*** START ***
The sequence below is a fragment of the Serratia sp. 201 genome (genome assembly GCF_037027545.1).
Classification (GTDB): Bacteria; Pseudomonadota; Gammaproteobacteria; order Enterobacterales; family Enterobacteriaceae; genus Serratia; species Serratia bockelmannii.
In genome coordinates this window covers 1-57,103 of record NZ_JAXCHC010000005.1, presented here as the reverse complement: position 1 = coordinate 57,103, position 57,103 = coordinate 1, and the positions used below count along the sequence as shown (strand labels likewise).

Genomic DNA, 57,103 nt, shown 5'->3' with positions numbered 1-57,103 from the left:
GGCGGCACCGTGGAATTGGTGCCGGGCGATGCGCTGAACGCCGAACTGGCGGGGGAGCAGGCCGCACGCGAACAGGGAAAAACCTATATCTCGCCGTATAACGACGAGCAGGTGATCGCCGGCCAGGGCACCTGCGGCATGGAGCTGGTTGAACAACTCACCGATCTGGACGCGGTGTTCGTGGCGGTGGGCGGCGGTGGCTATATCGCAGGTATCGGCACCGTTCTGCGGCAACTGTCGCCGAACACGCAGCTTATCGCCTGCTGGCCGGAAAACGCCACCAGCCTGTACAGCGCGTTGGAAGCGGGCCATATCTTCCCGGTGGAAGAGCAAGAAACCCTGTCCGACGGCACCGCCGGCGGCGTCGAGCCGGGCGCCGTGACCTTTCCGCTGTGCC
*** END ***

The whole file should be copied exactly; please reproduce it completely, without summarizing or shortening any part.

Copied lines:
The sequence below is a fragment of the Serratia sp. 201 genome (genome assembly GCF_037027545.1).
Classification (GTDB): Bacteria; Pseudomonadota; Gammaproteobacteria; order Enterobacterales; family Enterobacteriaceae; genus Serratia; species Serratia bockelmannii.
In genome coordinates this window covers 1-57,103 of record NZ_JAXCHC010000005.1, presented here as the reverse complement: position 1 = coordinate 57,103, position 57,103 = coordinate 1, and the positions used below count along the sequence as shown (strand labels likewise).

Genomic DNA, 57,103 nt, shown 5'->3' with positions numbered 1-57,103 from the left:
GGCGGCACCGTGGAATTGGTGCCGGGCGATGCGCTGAACGCCGAACTGGCGGGGGAGCAGGCCGCACGCGAACAGGGAAAAACCTATATCTCGCCGTATAACGACGAGCAGGTGATCGCCGGCCAGGGCACCTGCGGCATGGAGCTGGTTGAACAACTCACCGATCTGGACGCGGTGTTCGTGGCGGTGGGCGGCGGTGGCTATATCGCAGGTATCGGCACCGTTCTGCGGCAACTGTCGCCGAACACGCAGCTTATCGCCTGCTGGCCGGAAAACGCCACCAGCCTGTACAGCGCGTTGGAAGCGGGCCATATCTTCCCGGTGGAAGAGCAAGAAACCCTGTCCGACGGCACCGCCGGCGGCGTCGAGCCGGGCGCCGTGACCTTTCCGCTGTGCC